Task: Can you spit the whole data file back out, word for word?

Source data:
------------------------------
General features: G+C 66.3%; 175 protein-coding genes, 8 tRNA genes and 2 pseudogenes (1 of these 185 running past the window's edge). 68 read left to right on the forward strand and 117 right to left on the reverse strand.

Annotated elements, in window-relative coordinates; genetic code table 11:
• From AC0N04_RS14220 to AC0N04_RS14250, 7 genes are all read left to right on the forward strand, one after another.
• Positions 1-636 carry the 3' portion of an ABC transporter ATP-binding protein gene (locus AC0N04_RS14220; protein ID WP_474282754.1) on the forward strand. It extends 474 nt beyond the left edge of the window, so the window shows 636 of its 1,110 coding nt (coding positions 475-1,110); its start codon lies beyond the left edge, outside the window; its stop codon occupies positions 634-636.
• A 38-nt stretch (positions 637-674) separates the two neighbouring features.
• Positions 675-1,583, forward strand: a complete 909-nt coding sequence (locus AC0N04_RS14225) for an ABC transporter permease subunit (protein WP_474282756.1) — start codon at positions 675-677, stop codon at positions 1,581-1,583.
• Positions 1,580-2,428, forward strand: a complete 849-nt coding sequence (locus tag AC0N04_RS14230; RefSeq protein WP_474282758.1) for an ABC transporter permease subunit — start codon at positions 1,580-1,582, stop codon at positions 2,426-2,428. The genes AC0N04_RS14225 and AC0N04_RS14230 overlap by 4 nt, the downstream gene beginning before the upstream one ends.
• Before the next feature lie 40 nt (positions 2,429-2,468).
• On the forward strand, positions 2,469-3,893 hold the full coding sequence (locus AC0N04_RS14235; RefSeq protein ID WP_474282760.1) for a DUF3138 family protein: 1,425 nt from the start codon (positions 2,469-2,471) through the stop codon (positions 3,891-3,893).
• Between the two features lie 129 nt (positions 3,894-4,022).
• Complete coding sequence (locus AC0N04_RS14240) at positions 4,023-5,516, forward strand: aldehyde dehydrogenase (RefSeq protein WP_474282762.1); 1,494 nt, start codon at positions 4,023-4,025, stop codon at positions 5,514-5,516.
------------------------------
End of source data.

General features: G+C 66.3%; 175 protein-coding genes, 8 tRNA genes and 2 pseudogenes (1 of these 185 running past the window's edge). 68 read left to right on the forward strand and 117 right to left on the reverse strand.

Annotated elements, in window-relative coordinates; genetic code table 11:
• From AC0N04_RS14220 to AC0N04_RS14250, 7 genes are all read left to right on the forward strand, one after another.
• Positions 1-636 carry the 3' portion of an ABC transporter ATP-binding protein gene (locus AC0N04_RS14220; protein ID WP_474282754.1) on the forward strand. It extends 474 nt beyond the left edge of the window, so the window shows 636 of its 1,110 coding nt (coding positions 475-1,110); its start codon lies beyond the left edge, outside the window; its stop codon occupies positions 634-636.
• A 38-nt stretch (positions 637-674) separates the two neighbouring features.
• Positions 675-1,583, forward strand: a complete 909-nt coding sequence (locus AC0N04_RS14225) for an ABC transporter permease subunit (protein WP_474282756.1) — start codon at positions 675-677, stop codon at positions 1,581-1,583.
• Positions 1,580-2,428, forward strand: a complete 849-nt coding sequence (locus tag AC0N04_RS14230; RefSeq protein WP_474282758.1) for an ABC transporter permease subunit — start codon at positions 1,580-1,582, stop codon at positions 2,426-2,428. The genes AC0N04_RS14225 and AC0N04_RS14230 overlap by 4 nt, the downstream gene beginning before the upstream one ends.
• Before the next feature lie 40 nt (positions 2,429-2,468).
• On the forward strand, positions 2,469-3,893 hold the full coding sequence (locus AC0N04_RS14235; RefSeq protein ID WP_474282760.1) for a DUF3138 family protein: 1,425 nt from the start codon (positions 2,469-2,471) through the stop codon (positions 3,891-3,893).
• Between the two features lie 129 nt (positions 3,894-4,022).
• Complete coding sequence (locus AC0N04_RS14240) at positions 4,023-5,516, forward strand: aldehyde dehydrogenase (RefSeq protein WP_474282762.1); 1,494 nt, start codon at positions 4,023-4,025, stop codon at positions 5,514-5,516.